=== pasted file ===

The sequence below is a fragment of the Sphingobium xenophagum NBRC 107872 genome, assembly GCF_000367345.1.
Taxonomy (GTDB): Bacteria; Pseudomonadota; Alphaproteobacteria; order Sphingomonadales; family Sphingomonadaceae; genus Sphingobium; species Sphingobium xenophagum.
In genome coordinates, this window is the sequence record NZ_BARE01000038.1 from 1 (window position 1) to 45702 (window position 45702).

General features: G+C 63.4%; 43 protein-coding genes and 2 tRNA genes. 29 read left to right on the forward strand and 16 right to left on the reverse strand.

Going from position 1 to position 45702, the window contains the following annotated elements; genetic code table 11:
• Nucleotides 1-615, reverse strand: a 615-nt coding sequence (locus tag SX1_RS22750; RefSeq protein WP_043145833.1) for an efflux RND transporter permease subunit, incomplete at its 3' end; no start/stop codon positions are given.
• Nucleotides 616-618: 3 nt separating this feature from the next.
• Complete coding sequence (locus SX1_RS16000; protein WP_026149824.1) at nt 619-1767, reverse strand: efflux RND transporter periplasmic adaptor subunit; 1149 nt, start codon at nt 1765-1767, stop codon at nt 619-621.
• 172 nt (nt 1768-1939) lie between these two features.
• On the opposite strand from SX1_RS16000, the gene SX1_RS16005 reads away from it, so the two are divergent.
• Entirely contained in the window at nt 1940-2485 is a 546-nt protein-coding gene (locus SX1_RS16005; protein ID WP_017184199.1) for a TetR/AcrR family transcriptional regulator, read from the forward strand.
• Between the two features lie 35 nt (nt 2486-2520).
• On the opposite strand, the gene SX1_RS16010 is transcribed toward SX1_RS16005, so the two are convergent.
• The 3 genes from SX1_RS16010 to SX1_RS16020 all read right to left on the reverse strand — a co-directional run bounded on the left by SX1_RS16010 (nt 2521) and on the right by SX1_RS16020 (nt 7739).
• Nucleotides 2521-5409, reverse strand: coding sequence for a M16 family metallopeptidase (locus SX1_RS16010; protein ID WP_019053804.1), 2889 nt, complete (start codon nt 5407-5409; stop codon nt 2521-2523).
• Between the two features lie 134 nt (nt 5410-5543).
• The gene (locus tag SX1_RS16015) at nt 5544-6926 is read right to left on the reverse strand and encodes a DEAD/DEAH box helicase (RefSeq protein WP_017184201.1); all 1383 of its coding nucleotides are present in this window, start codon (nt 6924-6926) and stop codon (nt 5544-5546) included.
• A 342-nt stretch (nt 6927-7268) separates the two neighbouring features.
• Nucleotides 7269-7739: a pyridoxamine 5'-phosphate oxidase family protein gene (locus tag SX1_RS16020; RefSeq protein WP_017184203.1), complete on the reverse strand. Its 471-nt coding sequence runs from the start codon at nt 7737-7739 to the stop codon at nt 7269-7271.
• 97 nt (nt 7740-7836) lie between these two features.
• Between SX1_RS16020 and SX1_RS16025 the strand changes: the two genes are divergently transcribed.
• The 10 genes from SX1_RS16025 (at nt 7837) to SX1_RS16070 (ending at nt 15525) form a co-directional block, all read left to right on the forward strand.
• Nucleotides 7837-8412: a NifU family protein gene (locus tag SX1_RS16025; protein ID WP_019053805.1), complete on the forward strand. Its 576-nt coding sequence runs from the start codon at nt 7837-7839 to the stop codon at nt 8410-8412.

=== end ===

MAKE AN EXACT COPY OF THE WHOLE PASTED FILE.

The sequence below is a fragment of the Sphingobium xenophagum NBRC 107872 genome, assembly GCF_000367345.1.
Taxonomy (GTDB): Bacteria; Pseudomonadota; Alphaproteobacteria; order Sphingomonadales; family Sphingomonadaceae; genus Sphingobium; species Sphingobium xenophagum.
In genome coordinates, this window is the sequence record NZ_BARE01000038.1 from 1 (window position 1) to 45702 (window position 45702).

General features: G+C 63.4%; 43 protein-coding genes and 2 tRNA genes. 29 read left to right on the forward strand and 16 right to left on the reverse strand.

Going from position 1 to position 45702, the window contains the following annotated elements; genetic code table 11:
• Nucleotides 1-615, reverse strand: a 615-nt coding sequence (locus tag SX1_RS22750; RefSeq protein WP_043145833.1) for an efflux RND transporter permease subunit, incomplete at its 3' end; no start/stop codon positions are given.
• Nucleotides 616-618: 3 nt separating this feature from the next.
• Complete coding sequence (locus SX1_RS16000; protein WP_026149824.1) at nt 619-1767, reverse strand: efflux RND transporter periplasmic adaptor subunit; 1149 nt, start codon at nt 1765-1767, stop codon at nt 619-621.
• 172 nt (nt 1768-1939) lie between these two features.
• On the opposite strand from SX1_RS16000, the gene SX1_RS16005 reads away from it, so the two are divergent.
• Entirely contained in the window at nt 1940-2485 is a 546-nt protein-coding gene (locus SX1_RS16005; protein ID WP_017184199.1) for a TetR/AcrR family transcriptional regulator, read from the forward strand.
• Between the two features lie 35 nt (nt 2486-2520).
• On the opposite strand, the gene SX1_RS16010 is transcribed toward SX1_RS16005, so the two are convergent.
• The 3 genes from SX1_RS16010 to SX1_RS16020 all read right to left on the reverse strand — a co-directional run bounded on the left by SX1_RS16010 (nt 2521) and on the right by SX1_RS16020 (nt 7739).
• Nucleotides 2521-5409, reverse strand: coding sequence for a M16 family metallopeptidase (locus SX1_RS16010; protein ID WP_019053804.1), 2889 nt, complete (start codon nt 5407-5409; stop codon nt 2521-2523).
• Between the two features lie 134 nt (nt 5410-5543).
• The gene (locus tag SX1_RS16015) at nt 5544-6926 is read right to left on the reverse strand and encodes a DEAD/DEAH box helicase (RefSeq protein WP_017184201.1); all 1383 of its coding nucleotides are present in this window, start codon (nt 6924-6926) and stop codon (nt 5544-5546) included.
• A 342-nt stretch (nt 6927-7268) separates the two neighbouring features.
• Nucleotides 7269-7739: a pyridoxamine 5'-phosphate oxidase family protein gene (locus tag SX1_RS16020; RefSeq protein WP_017184203.1), complete on the reverse strand. Its 471-nt coding sequence runs from the start codon at nt 7737-7739 to the stop codon at nt 7269-7271.
• 97 nt (nt 7740-7836) lie between these two features.
• Between SX1_RS16020 and SX1_RS16025 the strand changes: the two genes are divergently transcribed.
• The 10 genes from SX1_RS16025 (at nt 7837) to SX1_RS16070 (ending at nt 15525) form a co-directional block, all read left to right on the forward strand.
• Nucleotides 7837-8412: a NifU family protein gene (locus tag SX1_RS16025; protein ID WP_019053805.1), complete on the forward strand. Its 576-nt coding sequence runs from the start codon at nt 7837-7839 to the stop codon at nt 8410-8412.